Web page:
Episode 5, The Papua New Guinea Case, addresses the plans to mine off the coast of Papua New Guinea as well as the long activist struggle by local communities across the Pacific against deep sea mining. Episode 5 will be premiered at NTU CCA Singapore, simultaneously in the Lab space and online on social media and the websites of NTU CCA Singapore’s website, the funding and partner institution TBA21 – Academy’s website, and inhabitants-tv.

Ato Malinda (b. 1981, Kenya) lives and works in Rotterdam, the Netherlands.

She has a Masters of Fine Arts (MFA) from Transart Institute, New York. Her diverse practice consists of performance, drawing, painting, installation, video, and ceramic object-making, through which she investigates the hybrid nature of African identity, contesting notions of authenticity and issues of colonialism, trade, race, gender and sexuality.

Malinda was recently the winner of the first Annual African Art Award from the Smithsonian Institution (2016) and was one of the awardees of the Smithsonian Artist Research Fellowship (2015). She has exhibited extensively participating in exhibitions at the Louisiana Museum of Modern Art in Copenhagen, Denmark (2015) and the Museum für Moderne Kunst Frankfurt am Main, Germany (2014) among others.

Jonathas de Andrade is one of the most promising Brazilian artists of his generation. Over the last decade, he has developed works in photography, video, and installation that stem from observations of everyday life in Brazil and what he regards as its “urgencies and discomforts.” He considers how the Brazilian national identity and labour conditions have been constructed in the midst of colonialism and slavery, and reinterprets the methodologies of education and social sciences to question underlying assumptions. De Andrade studied communications at Universidade Federal de Pernambuco, Brazil, and has had solo exhibitions worldwide.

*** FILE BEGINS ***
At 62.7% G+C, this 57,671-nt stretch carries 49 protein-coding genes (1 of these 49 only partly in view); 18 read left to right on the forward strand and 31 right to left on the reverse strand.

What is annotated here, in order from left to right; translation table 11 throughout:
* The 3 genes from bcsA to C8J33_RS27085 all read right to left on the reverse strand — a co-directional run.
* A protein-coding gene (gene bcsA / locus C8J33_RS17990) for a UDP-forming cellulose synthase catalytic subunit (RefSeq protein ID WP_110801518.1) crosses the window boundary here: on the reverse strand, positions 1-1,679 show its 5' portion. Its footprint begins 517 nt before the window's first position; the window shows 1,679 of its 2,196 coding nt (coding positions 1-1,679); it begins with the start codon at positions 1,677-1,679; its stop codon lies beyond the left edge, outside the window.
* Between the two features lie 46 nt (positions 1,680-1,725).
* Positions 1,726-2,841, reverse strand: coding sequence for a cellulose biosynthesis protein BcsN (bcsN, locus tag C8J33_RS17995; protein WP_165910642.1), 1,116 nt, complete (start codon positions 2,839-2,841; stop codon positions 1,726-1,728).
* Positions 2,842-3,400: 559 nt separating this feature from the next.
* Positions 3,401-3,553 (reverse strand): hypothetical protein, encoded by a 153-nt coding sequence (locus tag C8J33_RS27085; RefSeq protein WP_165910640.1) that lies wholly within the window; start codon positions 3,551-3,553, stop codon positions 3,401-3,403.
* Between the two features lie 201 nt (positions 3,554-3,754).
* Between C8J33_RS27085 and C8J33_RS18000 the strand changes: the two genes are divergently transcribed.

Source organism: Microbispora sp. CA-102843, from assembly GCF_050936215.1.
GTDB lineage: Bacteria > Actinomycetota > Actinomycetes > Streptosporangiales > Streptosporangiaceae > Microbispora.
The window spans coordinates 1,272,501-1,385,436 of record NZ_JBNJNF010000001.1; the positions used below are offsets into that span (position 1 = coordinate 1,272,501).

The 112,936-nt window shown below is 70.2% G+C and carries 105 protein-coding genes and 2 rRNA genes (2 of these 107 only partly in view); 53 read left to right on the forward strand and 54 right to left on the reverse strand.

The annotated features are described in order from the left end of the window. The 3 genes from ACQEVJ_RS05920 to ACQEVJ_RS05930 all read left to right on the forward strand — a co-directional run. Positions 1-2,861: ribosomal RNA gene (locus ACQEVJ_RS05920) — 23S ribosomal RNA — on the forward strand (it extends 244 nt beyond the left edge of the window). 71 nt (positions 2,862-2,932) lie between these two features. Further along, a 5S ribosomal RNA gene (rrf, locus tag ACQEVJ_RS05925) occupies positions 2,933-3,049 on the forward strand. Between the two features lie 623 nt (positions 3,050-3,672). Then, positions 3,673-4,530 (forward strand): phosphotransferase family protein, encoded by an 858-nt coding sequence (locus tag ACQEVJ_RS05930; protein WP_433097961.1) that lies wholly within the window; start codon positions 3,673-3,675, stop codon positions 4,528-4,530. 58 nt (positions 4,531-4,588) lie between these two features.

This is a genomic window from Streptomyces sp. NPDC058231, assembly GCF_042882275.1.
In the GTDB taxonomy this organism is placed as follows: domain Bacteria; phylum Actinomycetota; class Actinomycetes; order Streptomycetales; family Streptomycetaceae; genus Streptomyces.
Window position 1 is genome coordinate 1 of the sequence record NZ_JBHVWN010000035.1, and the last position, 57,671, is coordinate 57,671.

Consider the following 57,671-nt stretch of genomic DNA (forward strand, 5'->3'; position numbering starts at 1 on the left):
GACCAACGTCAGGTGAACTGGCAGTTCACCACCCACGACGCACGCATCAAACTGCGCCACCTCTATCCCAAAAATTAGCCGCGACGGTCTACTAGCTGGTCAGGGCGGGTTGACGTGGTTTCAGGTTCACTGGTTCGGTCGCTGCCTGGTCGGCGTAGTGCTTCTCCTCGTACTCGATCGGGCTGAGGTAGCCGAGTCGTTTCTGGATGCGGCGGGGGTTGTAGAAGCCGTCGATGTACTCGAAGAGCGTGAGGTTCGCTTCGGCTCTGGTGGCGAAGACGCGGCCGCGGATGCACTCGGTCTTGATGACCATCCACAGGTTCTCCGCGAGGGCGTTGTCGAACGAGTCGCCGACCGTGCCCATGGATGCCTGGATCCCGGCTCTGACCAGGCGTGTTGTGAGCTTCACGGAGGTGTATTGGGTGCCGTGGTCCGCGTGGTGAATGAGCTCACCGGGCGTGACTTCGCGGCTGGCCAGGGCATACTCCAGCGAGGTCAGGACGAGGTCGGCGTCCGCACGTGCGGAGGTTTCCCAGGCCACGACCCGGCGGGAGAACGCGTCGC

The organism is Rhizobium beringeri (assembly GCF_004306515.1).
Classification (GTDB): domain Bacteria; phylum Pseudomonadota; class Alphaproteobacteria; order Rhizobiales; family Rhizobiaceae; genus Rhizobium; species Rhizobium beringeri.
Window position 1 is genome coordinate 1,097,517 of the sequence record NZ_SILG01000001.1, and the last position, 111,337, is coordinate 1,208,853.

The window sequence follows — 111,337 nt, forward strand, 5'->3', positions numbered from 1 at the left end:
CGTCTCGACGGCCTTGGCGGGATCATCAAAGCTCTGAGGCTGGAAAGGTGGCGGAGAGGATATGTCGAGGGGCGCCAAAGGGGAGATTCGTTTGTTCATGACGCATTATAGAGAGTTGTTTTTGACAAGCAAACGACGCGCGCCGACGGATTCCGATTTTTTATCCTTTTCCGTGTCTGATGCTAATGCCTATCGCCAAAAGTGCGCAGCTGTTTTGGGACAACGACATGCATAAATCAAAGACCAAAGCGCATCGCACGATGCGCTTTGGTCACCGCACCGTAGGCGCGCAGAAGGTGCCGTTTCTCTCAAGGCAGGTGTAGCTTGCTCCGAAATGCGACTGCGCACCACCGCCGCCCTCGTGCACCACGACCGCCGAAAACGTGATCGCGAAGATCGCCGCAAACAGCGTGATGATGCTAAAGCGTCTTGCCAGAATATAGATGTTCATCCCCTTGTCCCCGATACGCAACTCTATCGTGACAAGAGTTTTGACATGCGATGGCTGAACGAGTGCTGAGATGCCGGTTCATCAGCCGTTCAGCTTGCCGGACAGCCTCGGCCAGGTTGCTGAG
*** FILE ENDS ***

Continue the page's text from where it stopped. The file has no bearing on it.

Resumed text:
Envisioned in 1956 by Indonesian artist Iljas Hussein*, along waves of gravity –a solidar y of holes was to be a monument to the short-lived Principal Liaison Centre (PLC) established in Singapore in 1926. Pivotal in the international surge of anti-colonial struggles, the PLC was a point of liaison between the 3rd International and the region and it was meant to serve as an organ for the amplification of the voices of the marginalised and the oppressed.

At the Asian-African Conference held in Bandung in 1955, Hussein was entrusted with the task of imagining a monument that encapsulated the spirit of the PLC. One year later, he presented the idea for along waves of gravity –a solidar y of holes: a triangulation of holes strategically placed across the island that would gather and continuously echo the voices uttered into them. Inspired by theories of general relativity and topological properties of continuous deformation, Hussein’s design articulates, spatially as well as acoustically, an anti-monumentalist stance. Rather than asserting an univocal shape, the monument retreats into the ground as a series of interconnected and shapeshifting vessels which reverberate and transform sound waves throughout time. Hussein kept experimenting with these ideas until his death in 1989 but, due to its scale and technical complexity, his visionary project remained unbuilt. The surviving renderings and audio experiments of the unrealised monument are now displayed in The Vitrine.

* Iljas Hussein is a fictional artist conceived by Kin Chui. The name is one of the many aliases used by Tan Malaka (1897 –1949), an influential revolutionary thinker and fighter in the political struggles for Indonesia’s independence. Specifically, this alias was used to pen Malaka’s magnum opus Madilog (1943), the Indonesian acronym for Materialisme Dialektika Logika (Materialism Dialectics Logics).